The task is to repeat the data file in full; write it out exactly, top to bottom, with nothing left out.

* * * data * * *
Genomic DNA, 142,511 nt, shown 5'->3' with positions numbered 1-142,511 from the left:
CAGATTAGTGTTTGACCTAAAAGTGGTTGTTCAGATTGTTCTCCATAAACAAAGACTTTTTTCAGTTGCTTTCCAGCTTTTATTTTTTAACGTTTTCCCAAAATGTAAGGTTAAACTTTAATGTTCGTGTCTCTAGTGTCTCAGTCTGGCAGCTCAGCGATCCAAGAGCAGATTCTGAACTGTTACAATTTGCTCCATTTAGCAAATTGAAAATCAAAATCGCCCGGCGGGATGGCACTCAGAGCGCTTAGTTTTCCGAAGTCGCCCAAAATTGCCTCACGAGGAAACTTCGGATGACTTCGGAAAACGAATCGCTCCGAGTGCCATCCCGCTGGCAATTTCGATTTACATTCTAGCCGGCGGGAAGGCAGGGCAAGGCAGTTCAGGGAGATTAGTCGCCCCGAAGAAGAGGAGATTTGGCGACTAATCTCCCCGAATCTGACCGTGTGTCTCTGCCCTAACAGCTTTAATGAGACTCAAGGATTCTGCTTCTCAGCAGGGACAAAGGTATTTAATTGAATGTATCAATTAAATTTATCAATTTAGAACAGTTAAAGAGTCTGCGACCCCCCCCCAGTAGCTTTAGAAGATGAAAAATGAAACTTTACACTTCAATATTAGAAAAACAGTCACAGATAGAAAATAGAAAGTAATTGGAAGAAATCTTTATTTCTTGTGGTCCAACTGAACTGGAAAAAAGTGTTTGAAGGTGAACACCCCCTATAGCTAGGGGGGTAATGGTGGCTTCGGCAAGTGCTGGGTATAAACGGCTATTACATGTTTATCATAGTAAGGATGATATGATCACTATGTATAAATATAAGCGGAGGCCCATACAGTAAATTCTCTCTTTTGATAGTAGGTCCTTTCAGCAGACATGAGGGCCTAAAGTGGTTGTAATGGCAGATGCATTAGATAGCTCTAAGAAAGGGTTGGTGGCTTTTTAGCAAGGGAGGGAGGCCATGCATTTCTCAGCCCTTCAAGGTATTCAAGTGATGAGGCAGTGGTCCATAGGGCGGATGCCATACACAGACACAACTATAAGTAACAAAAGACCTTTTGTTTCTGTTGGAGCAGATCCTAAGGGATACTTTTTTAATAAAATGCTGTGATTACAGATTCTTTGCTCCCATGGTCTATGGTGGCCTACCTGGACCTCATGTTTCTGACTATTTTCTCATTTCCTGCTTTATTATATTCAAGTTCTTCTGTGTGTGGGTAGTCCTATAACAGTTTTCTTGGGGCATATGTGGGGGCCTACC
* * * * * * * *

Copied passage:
Genomic DNA, 142,511 nt, shown 5'->3' with positions numbered 1-142,511 from the left:
CAGATTAGTGTTTGACCTAAAAGTGGTTGTTCAGATTGTTCTCCATAAACAAAGACTTTTTTCAGTTGCTTTCCAGCTTTTATTTTTTAACGTTTTCCCAAAATGTAAGGTTAAACTTTAATGTTCGTGTCTCTAGTGTCTCAGTCTGGCAGCTCAGCGATCCAAGAGCAGATTCTGAACTGTTACAATTTGCTCCATTTAGCAAATTGAAAATCAAAATCGCCCGGCGGGATGGCACTCAGAGCGCTTAGTTTTCCGAAGTCGCCCAAAATTGCCTCACGAGGAAACTTCGGATGACTTCGGAAAACGAATCGCTCCGAGTGCCATCCCGCTGGCAATTTCGATTTACATTCTAGCCGGCGGGAAGGCAGGGCAAGGCAGTTCAGGGAGATTAGTCGCCCCGAAGAAGAGGAGATTTGGCGACTAATCTCCCCGAATCTGACCGTGTGTCTCTGCCCTAACAGCTTTAATGAGACTCAAGGATTCTGCTTCTCAGCAGGGACAAAGGTATTTAATTGAATGTATCAATTAAATTTATCAATTTAGAACAGTTAAAGAGTCTGCGACCCCCCCCCAGTAGCTTTAGAAGATGAAAAATGAAACTTTACACTTCAATATTAGAAAAACAGTCACAGATAGAAAATAGAAAGTAATTGGAAGAAATCTTTATTTCTTGTGGTCCAACTGAACTGGAAAAAAGTGTTTGAAGGTGAACACCCCCTATAGCTAGGGGGGTAATGGTGGCTTCGGCAAGTGCTGGGTATAAACGGCTATTACATGTTTATCATAGTAAGGATGATATGATCACTATGTATAAATATAAGCGGAGGCCCATACAGTAAATTCTCTCTTTTGATAGTAGGTCCTTTCAGCAGACATGAGGGCCTAAAGTGGTTGTAATGGCAGATGCATTAGATAGCTCTAAGAAAGGGTTGGTGGCTTTTTAGCAAGGGAGGGAGGCCATGCATTTCTCAGCCCTTCAAGGTATTCAAGTGATGAGGCAGTGGTCCATAGGGCGGATGCCATACACAGACACAACTATAAGTAACAAAAGACCTTTTGTTTCTGTTGGAGCAGATCCTAAGGGATACTTTTTTAATAAAATGCTGTGATTACAGATTCTTTGCTCCCATGGTCTATGGTGGCCTACCTGGACCTCATGTTTCTGACTATTTTCTCATTTCCTGCTTTATTATATTCAAGTTCTTCTGTGTGTGGGTAGTCCTATAACAGTTTTCTTGGGGCATATGTGGGGGCCTACC